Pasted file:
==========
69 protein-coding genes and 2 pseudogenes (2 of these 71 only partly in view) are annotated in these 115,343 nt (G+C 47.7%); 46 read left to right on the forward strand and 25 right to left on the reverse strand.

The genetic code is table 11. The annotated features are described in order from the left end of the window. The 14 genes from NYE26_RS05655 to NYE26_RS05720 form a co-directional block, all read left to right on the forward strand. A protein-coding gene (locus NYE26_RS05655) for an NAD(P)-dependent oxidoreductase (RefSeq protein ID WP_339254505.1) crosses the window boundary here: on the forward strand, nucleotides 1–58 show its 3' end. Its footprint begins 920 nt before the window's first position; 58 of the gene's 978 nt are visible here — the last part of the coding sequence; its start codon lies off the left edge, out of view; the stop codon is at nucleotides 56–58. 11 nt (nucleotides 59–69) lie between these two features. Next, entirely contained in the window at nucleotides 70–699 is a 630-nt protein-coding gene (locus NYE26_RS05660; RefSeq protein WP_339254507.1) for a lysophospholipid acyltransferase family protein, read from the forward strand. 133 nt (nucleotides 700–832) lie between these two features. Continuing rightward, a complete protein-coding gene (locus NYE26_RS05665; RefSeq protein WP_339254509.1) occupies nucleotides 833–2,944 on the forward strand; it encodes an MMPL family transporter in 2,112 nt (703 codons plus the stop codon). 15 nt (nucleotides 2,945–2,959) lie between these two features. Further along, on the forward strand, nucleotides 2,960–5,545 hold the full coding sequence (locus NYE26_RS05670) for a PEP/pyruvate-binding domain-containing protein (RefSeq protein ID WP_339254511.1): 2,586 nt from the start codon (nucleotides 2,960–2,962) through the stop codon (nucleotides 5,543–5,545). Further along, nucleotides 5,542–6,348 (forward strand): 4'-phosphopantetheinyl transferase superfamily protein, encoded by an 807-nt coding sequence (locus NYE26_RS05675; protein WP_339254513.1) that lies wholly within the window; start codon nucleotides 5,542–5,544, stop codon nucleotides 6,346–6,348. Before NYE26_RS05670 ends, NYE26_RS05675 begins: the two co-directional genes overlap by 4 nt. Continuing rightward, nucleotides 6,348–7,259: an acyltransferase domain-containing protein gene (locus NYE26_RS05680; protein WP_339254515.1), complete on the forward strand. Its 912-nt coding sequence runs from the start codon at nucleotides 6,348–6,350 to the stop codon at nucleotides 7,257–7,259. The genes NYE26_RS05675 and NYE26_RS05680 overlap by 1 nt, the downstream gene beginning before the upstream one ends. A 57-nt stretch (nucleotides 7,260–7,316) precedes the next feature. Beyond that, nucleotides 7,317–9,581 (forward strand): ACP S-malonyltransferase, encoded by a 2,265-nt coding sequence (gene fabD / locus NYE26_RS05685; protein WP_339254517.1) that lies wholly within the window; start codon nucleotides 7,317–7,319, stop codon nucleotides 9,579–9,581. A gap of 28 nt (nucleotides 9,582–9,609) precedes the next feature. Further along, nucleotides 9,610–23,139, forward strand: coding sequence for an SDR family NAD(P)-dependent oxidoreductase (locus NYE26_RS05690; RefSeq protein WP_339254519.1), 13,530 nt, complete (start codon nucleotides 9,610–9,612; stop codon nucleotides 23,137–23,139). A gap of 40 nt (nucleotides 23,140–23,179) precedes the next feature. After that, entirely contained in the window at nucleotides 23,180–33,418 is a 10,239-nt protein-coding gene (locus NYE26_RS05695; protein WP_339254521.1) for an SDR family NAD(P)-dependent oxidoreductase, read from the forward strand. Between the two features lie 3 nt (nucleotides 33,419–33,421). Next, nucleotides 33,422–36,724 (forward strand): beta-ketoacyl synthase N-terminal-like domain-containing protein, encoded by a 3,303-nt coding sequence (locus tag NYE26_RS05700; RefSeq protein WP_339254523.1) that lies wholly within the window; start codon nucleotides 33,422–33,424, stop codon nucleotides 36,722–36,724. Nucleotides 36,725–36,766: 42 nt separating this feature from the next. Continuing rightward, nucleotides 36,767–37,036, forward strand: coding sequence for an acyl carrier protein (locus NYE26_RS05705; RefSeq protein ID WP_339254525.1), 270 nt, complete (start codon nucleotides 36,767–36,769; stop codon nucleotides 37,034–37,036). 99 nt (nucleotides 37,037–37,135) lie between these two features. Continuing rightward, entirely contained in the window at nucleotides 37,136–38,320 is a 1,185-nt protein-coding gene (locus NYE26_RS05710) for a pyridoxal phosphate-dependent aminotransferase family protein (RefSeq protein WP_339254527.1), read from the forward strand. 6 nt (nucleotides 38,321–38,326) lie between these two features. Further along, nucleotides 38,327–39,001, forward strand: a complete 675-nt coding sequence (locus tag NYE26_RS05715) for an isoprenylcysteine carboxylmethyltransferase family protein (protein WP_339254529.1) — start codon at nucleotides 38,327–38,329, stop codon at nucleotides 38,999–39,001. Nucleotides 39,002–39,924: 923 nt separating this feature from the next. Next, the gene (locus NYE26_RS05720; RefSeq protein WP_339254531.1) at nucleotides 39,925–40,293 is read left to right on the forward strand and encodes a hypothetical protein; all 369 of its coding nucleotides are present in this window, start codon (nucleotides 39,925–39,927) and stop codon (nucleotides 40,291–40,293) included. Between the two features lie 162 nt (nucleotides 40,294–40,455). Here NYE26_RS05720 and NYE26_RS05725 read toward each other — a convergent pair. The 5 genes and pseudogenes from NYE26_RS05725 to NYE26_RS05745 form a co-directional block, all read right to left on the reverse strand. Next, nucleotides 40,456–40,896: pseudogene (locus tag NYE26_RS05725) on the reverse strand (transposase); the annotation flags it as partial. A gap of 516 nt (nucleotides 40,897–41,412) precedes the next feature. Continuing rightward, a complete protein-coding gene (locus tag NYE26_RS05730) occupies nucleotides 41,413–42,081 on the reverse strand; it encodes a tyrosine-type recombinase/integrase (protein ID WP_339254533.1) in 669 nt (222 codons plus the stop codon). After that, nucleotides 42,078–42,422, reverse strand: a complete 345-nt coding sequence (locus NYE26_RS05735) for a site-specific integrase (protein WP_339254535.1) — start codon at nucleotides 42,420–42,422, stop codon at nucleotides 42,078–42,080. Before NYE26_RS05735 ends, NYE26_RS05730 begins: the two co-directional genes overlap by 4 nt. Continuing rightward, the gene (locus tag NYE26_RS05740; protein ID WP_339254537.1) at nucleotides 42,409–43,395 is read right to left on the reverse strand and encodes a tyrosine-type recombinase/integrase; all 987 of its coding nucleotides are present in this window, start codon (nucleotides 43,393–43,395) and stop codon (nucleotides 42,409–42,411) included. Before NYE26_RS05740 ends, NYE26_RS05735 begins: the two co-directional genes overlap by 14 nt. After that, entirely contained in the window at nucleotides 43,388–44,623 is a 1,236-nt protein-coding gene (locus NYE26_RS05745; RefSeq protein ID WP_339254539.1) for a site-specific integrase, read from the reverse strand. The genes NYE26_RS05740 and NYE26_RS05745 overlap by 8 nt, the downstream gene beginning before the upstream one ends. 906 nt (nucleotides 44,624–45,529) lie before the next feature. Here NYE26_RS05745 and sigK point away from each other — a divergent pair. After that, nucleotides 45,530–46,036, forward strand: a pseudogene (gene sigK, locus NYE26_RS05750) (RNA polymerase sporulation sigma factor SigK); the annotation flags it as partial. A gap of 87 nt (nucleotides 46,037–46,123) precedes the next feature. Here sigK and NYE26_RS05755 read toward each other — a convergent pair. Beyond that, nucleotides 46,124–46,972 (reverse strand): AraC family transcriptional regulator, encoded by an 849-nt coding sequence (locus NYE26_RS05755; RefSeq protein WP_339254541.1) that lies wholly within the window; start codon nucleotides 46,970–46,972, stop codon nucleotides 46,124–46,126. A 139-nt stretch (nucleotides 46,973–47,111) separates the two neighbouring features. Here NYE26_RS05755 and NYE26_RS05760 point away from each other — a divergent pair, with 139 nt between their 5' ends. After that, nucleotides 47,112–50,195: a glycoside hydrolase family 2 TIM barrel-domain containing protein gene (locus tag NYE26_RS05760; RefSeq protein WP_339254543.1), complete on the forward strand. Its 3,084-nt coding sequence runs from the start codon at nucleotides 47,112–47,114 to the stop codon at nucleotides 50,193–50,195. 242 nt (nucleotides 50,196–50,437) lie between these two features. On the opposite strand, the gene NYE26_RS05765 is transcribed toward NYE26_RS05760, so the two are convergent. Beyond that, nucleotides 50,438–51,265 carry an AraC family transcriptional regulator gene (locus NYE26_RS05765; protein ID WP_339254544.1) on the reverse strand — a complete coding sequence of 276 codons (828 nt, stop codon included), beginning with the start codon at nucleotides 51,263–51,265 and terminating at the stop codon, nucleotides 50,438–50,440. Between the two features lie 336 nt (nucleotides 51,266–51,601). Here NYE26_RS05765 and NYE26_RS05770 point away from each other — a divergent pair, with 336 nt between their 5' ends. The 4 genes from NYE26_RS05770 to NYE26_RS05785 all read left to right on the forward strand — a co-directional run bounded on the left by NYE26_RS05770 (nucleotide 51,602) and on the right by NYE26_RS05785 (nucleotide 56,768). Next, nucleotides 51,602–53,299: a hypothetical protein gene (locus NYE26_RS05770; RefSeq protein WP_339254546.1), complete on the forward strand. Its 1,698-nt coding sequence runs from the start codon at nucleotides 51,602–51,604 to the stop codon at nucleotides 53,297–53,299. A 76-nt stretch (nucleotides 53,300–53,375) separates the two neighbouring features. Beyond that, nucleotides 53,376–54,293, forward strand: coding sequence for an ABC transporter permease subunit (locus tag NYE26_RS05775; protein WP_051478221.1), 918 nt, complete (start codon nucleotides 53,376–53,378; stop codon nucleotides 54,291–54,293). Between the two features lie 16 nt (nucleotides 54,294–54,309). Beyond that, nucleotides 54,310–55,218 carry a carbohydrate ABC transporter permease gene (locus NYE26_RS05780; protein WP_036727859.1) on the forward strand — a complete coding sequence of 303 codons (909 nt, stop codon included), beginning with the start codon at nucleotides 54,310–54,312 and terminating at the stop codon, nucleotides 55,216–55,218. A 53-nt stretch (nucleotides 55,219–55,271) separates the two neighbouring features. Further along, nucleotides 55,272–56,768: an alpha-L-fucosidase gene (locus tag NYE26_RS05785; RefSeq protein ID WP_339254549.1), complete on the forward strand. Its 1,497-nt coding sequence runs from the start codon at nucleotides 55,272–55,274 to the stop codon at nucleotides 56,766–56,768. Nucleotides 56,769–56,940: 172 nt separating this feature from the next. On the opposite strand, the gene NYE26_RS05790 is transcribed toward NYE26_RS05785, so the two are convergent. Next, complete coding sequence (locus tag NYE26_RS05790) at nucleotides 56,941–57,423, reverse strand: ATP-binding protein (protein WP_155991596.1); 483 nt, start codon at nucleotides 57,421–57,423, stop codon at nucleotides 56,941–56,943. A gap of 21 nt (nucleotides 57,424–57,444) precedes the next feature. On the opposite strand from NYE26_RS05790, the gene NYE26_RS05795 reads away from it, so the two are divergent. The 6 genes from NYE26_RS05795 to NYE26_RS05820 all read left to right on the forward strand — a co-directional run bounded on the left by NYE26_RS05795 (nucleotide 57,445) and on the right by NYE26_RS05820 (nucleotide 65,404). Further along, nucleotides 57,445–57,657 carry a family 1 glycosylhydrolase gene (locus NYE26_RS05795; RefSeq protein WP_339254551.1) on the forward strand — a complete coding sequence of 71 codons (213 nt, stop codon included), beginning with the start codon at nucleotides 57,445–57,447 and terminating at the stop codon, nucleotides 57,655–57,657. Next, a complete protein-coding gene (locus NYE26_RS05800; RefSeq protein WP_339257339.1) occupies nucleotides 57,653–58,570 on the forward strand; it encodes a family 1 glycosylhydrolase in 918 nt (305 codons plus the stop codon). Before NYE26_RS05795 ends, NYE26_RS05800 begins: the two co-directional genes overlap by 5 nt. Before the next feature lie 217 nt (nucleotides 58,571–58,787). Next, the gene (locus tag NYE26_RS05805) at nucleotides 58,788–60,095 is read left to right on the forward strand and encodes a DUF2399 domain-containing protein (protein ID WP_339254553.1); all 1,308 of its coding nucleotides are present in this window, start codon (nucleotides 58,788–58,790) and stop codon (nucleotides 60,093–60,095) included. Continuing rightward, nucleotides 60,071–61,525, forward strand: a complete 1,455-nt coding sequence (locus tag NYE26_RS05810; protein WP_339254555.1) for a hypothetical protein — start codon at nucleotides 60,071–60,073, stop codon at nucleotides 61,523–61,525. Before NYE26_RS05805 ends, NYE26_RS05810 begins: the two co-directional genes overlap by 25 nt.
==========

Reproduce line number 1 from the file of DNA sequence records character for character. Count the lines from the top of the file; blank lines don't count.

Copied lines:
69 protein-coding genes and 2 pseudogenes (2 of these 71 only partly in view) are annotated in these 115,343 nt (G+C 47.7%); 46 read left to right on the forward strand and 25 right to left on the reverse strand.